11. Do not examine the teeth of a horse [which has been] given [to you].

  12. Always give good advice to a friend and to an enemy because a friend accepts it, an enemy rejects it.

  13. Use your own [property] in such a way that you do not harm another's.

  14. Break the moon and make your fortune (i.e. go to any lengths to succeed).

  15. When making new friends do not forget old ones (for ne + imperative cf. 9 above).

  16. Do not beat a stone lest you lose your hand.

  17. Do not do what you are doubtful about.

  18. Close your house in the first [part of] night.

  19. If you wish to be loved, love.

  20. Beware of the dog.

  21. So that you may have some quiet time give up (lit. lose) something.

  22. Divide and rule!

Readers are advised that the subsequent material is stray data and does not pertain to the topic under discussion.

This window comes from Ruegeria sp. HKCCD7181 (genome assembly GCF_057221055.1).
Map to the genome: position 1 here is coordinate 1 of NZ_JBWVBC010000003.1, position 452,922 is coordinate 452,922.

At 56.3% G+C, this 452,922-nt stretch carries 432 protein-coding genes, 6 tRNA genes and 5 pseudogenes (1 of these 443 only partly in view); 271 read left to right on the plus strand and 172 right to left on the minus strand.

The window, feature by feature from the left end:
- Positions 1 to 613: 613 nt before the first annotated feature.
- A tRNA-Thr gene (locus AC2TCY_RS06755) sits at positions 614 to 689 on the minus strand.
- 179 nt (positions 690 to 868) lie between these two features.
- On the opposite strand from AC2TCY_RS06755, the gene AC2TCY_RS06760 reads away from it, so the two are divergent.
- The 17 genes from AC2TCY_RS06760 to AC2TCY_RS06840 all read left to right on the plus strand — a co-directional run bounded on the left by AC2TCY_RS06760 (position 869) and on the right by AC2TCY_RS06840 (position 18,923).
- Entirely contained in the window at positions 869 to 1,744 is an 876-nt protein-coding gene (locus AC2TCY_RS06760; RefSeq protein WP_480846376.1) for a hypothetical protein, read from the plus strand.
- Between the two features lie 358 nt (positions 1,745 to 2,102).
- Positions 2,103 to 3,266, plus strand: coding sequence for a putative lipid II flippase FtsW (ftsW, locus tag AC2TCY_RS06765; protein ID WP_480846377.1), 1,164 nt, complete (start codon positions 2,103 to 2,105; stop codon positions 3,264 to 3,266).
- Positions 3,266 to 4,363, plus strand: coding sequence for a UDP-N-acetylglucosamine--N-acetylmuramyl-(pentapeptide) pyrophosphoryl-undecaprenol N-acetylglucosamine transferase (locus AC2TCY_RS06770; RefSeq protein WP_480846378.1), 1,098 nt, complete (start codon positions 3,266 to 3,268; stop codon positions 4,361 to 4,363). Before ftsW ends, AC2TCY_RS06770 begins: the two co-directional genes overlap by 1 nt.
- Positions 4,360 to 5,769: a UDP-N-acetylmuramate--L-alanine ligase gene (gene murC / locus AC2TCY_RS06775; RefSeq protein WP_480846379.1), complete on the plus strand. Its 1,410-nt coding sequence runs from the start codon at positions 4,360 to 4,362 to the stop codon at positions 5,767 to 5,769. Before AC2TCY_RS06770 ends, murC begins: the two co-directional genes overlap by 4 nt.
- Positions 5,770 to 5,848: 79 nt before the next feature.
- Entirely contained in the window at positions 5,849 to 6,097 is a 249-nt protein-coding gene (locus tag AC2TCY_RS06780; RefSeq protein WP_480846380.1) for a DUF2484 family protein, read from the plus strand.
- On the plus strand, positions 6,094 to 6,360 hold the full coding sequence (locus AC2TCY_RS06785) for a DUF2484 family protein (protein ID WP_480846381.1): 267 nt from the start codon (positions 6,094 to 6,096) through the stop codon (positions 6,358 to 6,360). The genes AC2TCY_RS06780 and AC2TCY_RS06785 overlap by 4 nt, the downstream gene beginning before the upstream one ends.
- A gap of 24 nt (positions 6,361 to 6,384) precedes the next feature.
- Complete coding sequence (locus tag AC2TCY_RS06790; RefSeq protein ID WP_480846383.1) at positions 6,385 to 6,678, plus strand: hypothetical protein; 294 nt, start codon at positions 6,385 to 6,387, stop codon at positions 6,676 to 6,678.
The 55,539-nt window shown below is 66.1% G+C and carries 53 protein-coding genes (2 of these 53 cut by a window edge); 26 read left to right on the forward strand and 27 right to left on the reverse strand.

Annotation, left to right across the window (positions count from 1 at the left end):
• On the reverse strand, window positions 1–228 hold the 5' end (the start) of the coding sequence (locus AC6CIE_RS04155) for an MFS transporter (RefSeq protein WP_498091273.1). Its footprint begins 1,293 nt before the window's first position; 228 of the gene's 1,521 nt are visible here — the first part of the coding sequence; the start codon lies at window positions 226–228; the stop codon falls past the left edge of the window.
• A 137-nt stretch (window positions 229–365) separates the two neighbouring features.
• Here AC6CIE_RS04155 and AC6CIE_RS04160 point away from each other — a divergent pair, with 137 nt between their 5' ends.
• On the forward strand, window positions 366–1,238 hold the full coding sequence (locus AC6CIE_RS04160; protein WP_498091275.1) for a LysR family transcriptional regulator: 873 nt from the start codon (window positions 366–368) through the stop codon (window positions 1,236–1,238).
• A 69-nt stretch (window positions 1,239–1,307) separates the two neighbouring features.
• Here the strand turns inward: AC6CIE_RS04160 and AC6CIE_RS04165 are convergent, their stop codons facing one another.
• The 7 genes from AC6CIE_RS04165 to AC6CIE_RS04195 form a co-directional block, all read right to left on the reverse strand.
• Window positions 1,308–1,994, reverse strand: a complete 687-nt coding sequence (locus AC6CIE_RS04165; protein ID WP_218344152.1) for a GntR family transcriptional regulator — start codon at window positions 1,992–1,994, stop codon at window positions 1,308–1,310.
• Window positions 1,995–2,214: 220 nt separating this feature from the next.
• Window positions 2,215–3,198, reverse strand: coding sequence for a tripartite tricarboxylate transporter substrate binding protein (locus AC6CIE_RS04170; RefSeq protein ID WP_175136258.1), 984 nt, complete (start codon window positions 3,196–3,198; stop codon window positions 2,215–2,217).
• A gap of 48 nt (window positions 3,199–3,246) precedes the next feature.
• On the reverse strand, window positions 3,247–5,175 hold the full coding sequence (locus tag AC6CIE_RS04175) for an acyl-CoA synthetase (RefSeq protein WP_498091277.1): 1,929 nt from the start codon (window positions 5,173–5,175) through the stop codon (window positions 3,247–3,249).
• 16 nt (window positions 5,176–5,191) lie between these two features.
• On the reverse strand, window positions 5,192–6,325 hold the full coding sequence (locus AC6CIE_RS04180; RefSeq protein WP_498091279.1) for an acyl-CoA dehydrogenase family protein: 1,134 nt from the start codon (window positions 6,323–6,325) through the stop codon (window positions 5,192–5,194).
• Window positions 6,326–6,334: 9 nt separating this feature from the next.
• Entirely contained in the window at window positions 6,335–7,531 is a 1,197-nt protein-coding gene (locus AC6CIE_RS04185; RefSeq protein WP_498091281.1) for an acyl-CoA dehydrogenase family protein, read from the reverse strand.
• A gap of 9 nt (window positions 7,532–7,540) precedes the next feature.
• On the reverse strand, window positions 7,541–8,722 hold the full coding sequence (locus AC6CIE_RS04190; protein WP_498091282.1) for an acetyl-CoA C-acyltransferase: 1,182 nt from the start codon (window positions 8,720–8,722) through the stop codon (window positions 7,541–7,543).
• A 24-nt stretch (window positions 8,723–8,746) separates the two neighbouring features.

23. There was in Athens an extensive and roomy house but [it was] of ill-repute and unhealthy. In the silence of the night the sound of iron and, when you listened more closely, the noise of chains were heard (lit. produced; reddebatur is singular because it agrees with the nearer subject) at first at some distance [and] then from very close; soon a ghost appeared, an old man, gaunt and squalid (lit. consumed with thinness and squalor), with a long beard [and] bristling hair; he wore leg-irons on his shins, chains on his hands and he rattled [them]. Because of this (inde lit. from this [source]) gloomy and frightening nights were spent in wakefulness and fear by those living in the house (lit. were spent awake in fear for the inhabitants; inhabitantibus is dative). Sickness was a consequence of their not sleeping, and, as their terror increased, death followed (lit. sickness and, with fear increasing, death followed their wakefulness); for during the day also, although the vision had gone away, memory of it (lit. the vision) ranged before their eyes, and their fear lasted longer than its causes (lit. the fear was longer than the causes of fear). Because of this the house [was] deserted and condemned by its being uninhabited, and wholly abandoned to that horrible creature; nevertheless, it was advertised in case anyone, unaware of so great a nuisance, wanted to buy or rent [it].